On July 22, 1997, at 2315 central daylight time (cdt), a Cessna 182F, N3265U, operated by a private pilot, sustained substantial damage when during landing on terrain along side an unlit grass strip, control of the airplane was lost. The airplane's nose gear dug into the dirt along side the airstrip and the airplane subsequently nosed over. Visual meteorological conditions prevailed at the time of the accident. The personal flight was being conducted under 14 CFR Part 91. No flight plan was on file. There were no injuries reported by the pilot or the two passengers on board. The flight originated at Greeley, Colorado, at 1945 mountain daylight time (mdt), and was en route to Haviland, Kansas. Use your browsers 'back' function to return to synopsisReturn to Query Page
In his written statement, the pilot said that after the airplane was on the ground, it veered to the left. The left main landing gear "entered newly worked field." The soft field caused the airplane to come to a sudden stop causing the right wing to strike the runway. "When the nose gear entered the soft field, the propeller came in contact with the ground."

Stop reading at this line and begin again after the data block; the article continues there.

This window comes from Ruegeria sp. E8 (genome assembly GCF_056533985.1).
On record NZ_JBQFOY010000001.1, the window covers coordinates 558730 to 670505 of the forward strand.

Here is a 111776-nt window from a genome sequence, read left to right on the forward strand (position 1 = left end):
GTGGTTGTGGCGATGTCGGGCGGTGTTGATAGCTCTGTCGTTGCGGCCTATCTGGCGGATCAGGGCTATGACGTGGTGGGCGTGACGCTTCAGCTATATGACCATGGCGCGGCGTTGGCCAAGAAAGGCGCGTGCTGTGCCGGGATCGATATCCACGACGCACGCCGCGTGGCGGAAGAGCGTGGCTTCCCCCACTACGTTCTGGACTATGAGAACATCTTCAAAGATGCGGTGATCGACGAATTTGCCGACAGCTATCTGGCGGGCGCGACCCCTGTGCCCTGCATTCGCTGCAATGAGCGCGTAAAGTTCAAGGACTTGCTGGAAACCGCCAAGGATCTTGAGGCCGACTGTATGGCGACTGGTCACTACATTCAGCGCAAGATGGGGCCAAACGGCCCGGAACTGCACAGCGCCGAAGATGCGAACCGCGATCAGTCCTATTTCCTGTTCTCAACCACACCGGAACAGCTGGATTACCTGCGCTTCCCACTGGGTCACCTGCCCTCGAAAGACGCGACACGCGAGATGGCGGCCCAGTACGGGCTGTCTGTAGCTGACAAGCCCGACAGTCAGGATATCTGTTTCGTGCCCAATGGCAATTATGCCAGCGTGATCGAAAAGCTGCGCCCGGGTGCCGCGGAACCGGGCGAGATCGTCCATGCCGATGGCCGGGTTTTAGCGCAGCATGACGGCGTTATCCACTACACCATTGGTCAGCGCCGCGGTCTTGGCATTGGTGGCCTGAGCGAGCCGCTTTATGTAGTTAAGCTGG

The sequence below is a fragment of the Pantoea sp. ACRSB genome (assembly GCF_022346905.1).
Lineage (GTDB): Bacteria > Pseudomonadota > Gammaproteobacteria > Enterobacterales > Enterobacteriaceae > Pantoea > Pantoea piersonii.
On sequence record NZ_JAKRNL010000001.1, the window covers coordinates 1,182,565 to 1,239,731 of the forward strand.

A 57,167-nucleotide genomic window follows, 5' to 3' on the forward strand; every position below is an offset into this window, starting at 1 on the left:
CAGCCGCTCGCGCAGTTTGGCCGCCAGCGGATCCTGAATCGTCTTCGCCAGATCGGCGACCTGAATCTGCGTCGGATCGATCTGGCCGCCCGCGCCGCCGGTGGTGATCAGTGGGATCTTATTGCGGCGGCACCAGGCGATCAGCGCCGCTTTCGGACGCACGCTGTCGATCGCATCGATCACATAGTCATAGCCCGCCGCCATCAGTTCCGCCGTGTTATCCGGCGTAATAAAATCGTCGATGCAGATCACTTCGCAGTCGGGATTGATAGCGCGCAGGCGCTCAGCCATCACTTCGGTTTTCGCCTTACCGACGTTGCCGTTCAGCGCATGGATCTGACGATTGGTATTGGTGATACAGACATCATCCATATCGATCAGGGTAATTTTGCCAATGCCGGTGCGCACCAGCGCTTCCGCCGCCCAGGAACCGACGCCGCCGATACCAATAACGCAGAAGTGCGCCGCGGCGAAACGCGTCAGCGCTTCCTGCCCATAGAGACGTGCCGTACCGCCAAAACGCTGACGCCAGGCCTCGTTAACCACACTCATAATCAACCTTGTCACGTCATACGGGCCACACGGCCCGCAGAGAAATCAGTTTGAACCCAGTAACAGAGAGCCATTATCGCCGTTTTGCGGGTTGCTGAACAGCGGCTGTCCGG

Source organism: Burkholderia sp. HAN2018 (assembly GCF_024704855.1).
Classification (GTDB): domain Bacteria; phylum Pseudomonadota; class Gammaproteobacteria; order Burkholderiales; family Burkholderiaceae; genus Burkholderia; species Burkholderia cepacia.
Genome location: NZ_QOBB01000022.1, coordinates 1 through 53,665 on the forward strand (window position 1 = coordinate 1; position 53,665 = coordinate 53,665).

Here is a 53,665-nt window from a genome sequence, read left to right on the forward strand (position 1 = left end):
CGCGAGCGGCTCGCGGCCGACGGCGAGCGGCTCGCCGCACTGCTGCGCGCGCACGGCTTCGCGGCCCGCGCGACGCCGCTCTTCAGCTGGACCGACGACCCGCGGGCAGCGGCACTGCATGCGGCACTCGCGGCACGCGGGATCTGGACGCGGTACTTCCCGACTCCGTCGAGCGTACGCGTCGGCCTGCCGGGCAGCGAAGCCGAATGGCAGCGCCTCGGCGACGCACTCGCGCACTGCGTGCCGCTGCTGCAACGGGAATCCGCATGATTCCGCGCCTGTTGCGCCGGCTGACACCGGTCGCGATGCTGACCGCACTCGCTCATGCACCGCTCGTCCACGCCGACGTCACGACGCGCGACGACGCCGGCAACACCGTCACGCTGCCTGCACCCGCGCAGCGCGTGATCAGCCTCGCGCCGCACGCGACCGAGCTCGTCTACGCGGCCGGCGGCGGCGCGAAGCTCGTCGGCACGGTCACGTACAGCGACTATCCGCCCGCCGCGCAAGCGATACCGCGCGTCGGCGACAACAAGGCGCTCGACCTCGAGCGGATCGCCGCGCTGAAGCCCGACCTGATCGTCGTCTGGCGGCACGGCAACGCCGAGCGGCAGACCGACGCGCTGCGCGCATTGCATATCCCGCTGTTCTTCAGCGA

The Federal Aviation Administration (FAA) inspector who examined the airplane said that the right wing forward spar, one foot inboard of the wing tip, was bent aft. The rear carry-through spar was bent in the middle. Numerous skin wrinkles were observed in the upper and lower surfaces of the right wing. The right side of the fuselage, aft of the cabin, was bent inward. The propeller blades were bent aft near the tips. Flight control continuity was confirmed. The airplane's landing light was found to be inoperative. No anomalies were found with the engine, engine controls or other airplane systems.
The FAA inspector also found that at the time of the accident, the airport's runway lighting was inoperative.